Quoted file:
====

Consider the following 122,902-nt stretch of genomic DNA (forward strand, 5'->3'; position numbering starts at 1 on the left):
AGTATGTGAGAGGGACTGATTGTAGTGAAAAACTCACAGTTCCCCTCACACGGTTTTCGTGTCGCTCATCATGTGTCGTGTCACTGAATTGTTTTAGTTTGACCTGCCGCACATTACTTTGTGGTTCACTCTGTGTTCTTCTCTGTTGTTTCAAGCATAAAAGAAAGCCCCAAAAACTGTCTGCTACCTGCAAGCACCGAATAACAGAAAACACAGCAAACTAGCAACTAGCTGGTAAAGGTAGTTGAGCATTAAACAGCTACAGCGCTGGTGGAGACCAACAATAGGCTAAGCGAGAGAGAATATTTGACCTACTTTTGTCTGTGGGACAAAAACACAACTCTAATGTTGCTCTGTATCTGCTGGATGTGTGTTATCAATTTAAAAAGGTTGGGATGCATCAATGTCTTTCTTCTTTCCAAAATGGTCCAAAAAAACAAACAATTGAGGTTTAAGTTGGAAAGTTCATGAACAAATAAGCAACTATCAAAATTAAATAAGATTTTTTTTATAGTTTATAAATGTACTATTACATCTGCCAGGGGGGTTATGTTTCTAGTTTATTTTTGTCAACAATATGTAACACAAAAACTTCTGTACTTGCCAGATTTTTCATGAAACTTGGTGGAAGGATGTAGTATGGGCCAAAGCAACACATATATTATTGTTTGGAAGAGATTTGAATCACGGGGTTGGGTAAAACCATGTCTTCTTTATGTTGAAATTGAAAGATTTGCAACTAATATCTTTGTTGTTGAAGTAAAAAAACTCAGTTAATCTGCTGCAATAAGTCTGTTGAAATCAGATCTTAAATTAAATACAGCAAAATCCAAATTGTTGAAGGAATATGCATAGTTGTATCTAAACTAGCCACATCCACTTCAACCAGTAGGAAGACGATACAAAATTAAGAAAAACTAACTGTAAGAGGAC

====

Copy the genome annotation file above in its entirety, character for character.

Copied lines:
Consider the following 122,902-nt stretch of genomic DNA (forward strand, 5'->3'; position numbering starts at 1 on the left):
AGTATGTGAGAGGGACTGATTGTAGTGAAAAACTCACAGTTCCCCTCACACGGTTTTCGTGTCGCTCATCATGTGTCGTGTCACTGAATTGTTTTAGTTTGACCTGCCGCACATTACTTTGTGGTTCACTCTGTGTTCTTCTCTGTTGTTTCAAGCATAAAAGAAAGCCCCAAAAACTGTCTGCTACCTGCAAGCACCGAATAACAGAAAACACAGCAAACTAGCAACTAGCTGGTAAAGGTAGTTGAGCATTAAACAGCTACAGCGCTGGTGGAGACCAACAATAGGCTAAGCGAGAGAGAATATTTGACCTACTTTTGTCTGTGGGACAAAAACACAACTCTAATGTTGCTCTGTATCTGCTGGATGTGTGTTATCAATTTAAAAAGGTTGGGATGCATCAATGTCTTTCTTCTTTCCAAAATGGTCCAAAAAAACAAACAATTGAGGTTTAAGTTGGAAAGTTCATGAACAAATAAGCAACTATCAAAATTAAATAAGATTTTTTTTATAGTTTATAAATGTACTATTACATCTGCCAGGGGGGTTATGTTTCTAGTTTATTTTTGTCAACAATATGTAACACAAAAACTTCTGTACTTGCCAGATTTTTCATGAAACTTGGTGGAAGGATGTAGTATGGGCCAAAGCAACACATATATTATTGTTTGGAAGAGATTTGAATCACGGGGTTGGGTAAAACCATGTCTTCTTTATGTTGAAATTGAAAGATTTGCAACTAATATCTTTGTTGTTGAAGTAAAAAAACTCAGTTAATCTGCTGCAATAAGTCTGTTGAAATCAGATCTTAAATTAAATACAGCAAAATCCAAATTGTTGAAGGAATATGCATAGTTGTATCTAAACTAGCCACATCCACTTCAACCAGTAGGAAGACGATACAAAATTAAGAAAAACTAACTGTAAGAGGAC